In brief:

  • India is the UAE’s third largest foreign trading partner and there is a significant number of trading relationships between Indian registered and owned companies based in the UAE and other companies in the UAE.
  • There is new guidance on the mutual recognition and enforcement of civil and commercial judgments in the DIFC Courts and the courts of India.
  • Indian judgments can be enforced in the DIFC Courts but UAE judgments cannot currently be enforced in India.

On 14 September 2018, the DIFC Courts and Nishith Desai Associates signed a Guidance Note on the mutual recognition and enforcement of civil and commercial judgments in the DIFC Courts and the courts of India (“Guidance Note”). Although the Guidance Note is welcome, there is scope for greater legal collaboration between the Republic of India (“India”) and the United Arab Emirates (“UAE”).

The commercial relationship between India and the UAE is significant. India is UAE’s third largest foreign trading partner. Approximately twenty six thousand (26,000) Indian companies and forty thousand (40,000) UAE-based firms owned by non-resident Indian nationals operate in the UAE. In 2017, it is estimated that bilateral trade was USD 53 billion.

That means that there is a significant number of trading relationships between Indian registered companies, Indian owned companies based in the UAE and everyone else who does business in the UAE. During the course of any business relationship, it is common for disputes to arise between the parties. Of fundamental importance to any country seeking to entice businesses and ensure a healthy economy is a legal system that facilitates the efficient and fair resolution of such disputes. At present there is no actual recognition and mutual enforcement of UAE judgments in India.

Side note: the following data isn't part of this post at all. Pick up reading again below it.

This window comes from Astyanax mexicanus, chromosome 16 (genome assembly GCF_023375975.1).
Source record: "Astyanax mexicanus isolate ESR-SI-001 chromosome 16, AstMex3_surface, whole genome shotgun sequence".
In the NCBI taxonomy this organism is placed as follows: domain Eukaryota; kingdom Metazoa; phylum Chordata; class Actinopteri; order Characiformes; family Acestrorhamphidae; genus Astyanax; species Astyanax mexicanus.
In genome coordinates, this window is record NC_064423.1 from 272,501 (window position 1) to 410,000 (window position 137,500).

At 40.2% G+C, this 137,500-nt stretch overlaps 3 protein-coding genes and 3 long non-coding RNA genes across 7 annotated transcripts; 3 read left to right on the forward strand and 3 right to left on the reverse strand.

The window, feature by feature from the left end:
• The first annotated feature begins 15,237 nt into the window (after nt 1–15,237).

On 25 October 1999, India and the UAE entered into the Agreement on Juridical and Judicial Cooperation in Civil and Commercial Matters for the Service of Summons, Judicial Documents, Commissions, Execution of Judgements and Arbitral Awards (“Agreement”). According to the Guidance Note, India has only given effect to the Agreement in relation to the service of summonses and other processes. No notification has been given in respect of the recognition or enforcement of civil judgments, as is required under Section 44A of the Indian Code of Civil Procedure.

Section 44A states:

“‘Reciprocating territory’ means any country or territory outside India which the Central Government may, by notification in the Official Gazette, declare to be a reciprocating territory for the purposes of this section, and ‘Superior Courts’, with reference to any such territory, means such courts as may be specified in the said notification.

Therefore, the UAE is not a reciprocating territory for the execution of UAE judgments in India. This means that even if a UAE judgment is obtained by a claimant and the assets of the judgment creditor are located in India, a fresh law suit will need to be filed in India based on the UAE judgment or the original cause of action, or both. Conversely, if the UAE was a reciprocating territory, all that would need to be done to enforce a UAE judgment in India is the commencement of execution proceedings – a far simpler and less costly exercise.

The DIFC Courts in the UAE has gone to great lengths to facilitate the enforcement of Indian judgments. Indian judgments can be enforced in the DIFC Courts provided that they are final and conclusive and that it does not relate to payment of taxes, fines or penalties and assuming there is no successful challenge to the judgment.

It would be of enormous benefit to the business community in both India and the UAE if India was to give effect to the principle of mutual recognition and enforcement of judgments. This would provide much greater certainty to those doing business in both countries.